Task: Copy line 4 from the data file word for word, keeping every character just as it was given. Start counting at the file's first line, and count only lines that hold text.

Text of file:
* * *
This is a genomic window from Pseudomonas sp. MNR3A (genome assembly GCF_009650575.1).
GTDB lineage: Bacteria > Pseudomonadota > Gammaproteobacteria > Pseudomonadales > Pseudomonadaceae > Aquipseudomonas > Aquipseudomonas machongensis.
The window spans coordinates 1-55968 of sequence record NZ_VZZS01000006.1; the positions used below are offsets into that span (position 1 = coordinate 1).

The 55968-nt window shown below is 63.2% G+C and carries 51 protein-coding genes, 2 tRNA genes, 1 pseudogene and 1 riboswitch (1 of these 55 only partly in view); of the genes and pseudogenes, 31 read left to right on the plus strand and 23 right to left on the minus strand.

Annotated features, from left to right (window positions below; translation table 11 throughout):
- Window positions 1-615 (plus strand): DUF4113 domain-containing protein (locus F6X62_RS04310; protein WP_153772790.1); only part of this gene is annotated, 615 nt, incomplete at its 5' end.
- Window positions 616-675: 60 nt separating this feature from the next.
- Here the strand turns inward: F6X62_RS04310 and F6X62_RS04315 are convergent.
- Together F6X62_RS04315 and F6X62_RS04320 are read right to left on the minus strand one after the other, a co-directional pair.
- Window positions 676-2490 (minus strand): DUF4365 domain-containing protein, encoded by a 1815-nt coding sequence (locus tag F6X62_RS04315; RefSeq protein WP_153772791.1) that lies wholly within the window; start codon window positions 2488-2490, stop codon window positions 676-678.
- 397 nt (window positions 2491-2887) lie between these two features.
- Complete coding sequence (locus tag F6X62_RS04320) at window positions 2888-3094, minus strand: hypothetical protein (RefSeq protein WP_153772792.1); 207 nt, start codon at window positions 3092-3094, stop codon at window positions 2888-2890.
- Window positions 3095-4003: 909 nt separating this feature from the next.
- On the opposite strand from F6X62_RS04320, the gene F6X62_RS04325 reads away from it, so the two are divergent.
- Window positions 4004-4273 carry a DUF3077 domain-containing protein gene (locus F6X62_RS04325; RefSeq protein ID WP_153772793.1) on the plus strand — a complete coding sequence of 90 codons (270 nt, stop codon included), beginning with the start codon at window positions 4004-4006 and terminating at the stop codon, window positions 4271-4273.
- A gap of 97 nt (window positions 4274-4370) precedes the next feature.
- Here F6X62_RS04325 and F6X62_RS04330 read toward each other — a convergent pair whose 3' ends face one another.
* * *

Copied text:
The 55968-nt window shown below is 63.2% G+C and carries 51 protein-coding genes, 2 tRNA genes, 1 pseudogene and 1 riboswitch (1 of these 55 only partly in view); of the genes and pseudogenes, 31 read left to right on the plus strand and 23 right to left on the minus strand.